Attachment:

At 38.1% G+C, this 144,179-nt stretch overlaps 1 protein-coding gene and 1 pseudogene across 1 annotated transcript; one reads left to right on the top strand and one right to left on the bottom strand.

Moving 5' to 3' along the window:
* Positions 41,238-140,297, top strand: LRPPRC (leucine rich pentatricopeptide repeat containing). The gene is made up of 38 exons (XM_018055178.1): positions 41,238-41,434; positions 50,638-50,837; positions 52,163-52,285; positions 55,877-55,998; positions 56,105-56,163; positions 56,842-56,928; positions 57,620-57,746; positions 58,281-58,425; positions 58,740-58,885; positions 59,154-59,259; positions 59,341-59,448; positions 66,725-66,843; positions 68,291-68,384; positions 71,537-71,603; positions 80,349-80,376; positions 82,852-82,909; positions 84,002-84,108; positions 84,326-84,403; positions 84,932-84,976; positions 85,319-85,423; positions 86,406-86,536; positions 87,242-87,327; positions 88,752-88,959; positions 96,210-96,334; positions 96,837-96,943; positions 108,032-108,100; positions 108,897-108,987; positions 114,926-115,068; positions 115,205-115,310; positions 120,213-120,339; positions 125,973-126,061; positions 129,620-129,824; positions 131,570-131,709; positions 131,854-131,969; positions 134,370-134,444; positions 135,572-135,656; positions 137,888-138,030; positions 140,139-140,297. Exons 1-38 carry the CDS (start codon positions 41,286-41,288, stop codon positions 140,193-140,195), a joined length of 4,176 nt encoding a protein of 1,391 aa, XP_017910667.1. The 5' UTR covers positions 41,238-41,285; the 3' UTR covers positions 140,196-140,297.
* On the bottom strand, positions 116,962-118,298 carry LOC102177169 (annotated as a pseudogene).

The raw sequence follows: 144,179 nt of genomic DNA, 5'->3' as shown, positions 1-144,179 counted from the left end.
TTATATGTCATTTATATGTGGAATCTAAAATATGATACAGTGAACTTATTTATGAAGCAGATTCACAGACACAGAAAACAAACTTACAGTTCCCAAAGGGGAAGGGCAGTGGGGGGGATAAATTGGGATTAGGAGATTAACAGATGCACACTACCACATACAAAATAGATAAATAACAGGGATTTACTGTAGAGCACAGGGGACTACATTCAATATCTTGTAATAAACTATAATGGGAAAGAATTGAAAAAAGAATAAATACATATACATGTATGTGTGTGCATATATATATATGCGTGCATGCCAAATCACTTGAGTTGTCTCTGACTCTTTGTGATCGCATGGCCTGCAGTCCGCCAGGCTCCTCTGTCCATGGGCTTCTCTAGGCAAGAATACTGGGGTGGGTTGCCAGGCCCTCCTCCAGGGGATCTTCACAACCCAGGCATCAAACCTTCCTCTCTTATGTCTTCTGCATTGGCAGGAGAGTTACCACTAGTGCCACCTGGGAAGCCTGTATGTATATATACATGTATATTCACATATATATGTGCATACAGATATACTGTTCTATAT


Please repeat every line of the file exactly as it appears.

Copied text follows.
At 38.1% G+C, this 144,179-nt stretch overlaps 1 protein-coding gene and 1 pseudogene across 1 annotated transcript; one reads left to right on the top strand and one right to left on the bottom strand.

Moving 5' to 3' along the window:
* Positions 41,238-140,297, top strand: LRPPRC (leucine rich pentatricopeptide repeat containing). The gene is made up of 38 exons (XM_018055178.1): positions 41,238-41,434; positions 50,638-50,837; positions 52,163-52,285; positions 55,877-55,998; positions 56,105-56,163; positions 56,842-56,928; positions 57,620-57,746; positions 58,281-58,425; positions 58,740-58,885; positions 59,154-59,259; positions 59,341-59,448; positions 66,725-66,843; positions 68,291-68,384; positions 71,537-71,603; positions 80,349-80,376; positions 82,852-82,909; positions 84,002-84,108; positions 84,326-84,403; positions 84,932-84,976; positions 85,319-85,423; positions 86,406-86,536; positions 87,242-87,327; positions 88,752-88,959; positions 96,210-96,334; positions 96,837-96,943; positions 108,032-108,100; positions 108,897-108,987; positions 114,926-115,068; positions 115,205-115,310; positions 120,213-120,339; positions 125,973-126,061; positions 129,620-129,824; positions 131,570-131,709; positions 131,854-131,969; positions 134,370-134,444; positions 135,572-135,656; positions 137,888-138,030; positions 140,139-140,297. Exons 1-38 carry the CDS (start codon positions 41,286-41,288, stop codon positions 140,193-140,195), a joined length of 4,176 nt encoding a protein of 1,391 aa, XP_017910667.1. The 5' UTR covers positions 41,238-41,285; the 3' UTR covers positions 140,196-140,297.
* On the bottom strand, positions 116,962-118,298 carry LOC102177169 (annotated as a pseudogene).

The raw sequence follows: 144,179 nt of genomic DNA, 5'->3' as shown, positions 1-144,179 counted from the left end.
TTATATGTCATTTATATGTGGAATCTAAAATATGATACAGTGAACTTATTTATGAAGCAGATTCACAGACACAGAAAACAAACTTACAGTTCCCAAAGGGGAAGGGCAGTGGGGGGGATAAATTGGGATTAGGAGATTAACAGATGCACACTACCACATACAAAATAGATAAATAACAGGGATTTACTGTAGAGCACAGGGGACTACATTCAATATCTTGTAATAAACTATAATGGGAAAGAATTGAAAAAAGAATAAATACATATACATGTATGTGTGTGCATATATATATATGCGTGCATGCCAAATCACTTGAGTTGTCTCTGACTCTTTGTGATCGCATGGCCTGCAGTCCGCCAGGCTCCTCTGTCCATGGGCTTCTCTAGGCAAGAATACTGGGGTGGGTTGCCAGGCCCTCCTCCAGGGGATCTTCACAACCCAGGCATCAAACCTTCCTCTCTTATGTCTTCTGCATTGGCAGGAGAGTTACCACTAGTGCCACCTGGGAAGCCTGTATGTATATATACATGTATATTCACATATATATGTGCATACAGATATACTGTTCTATAT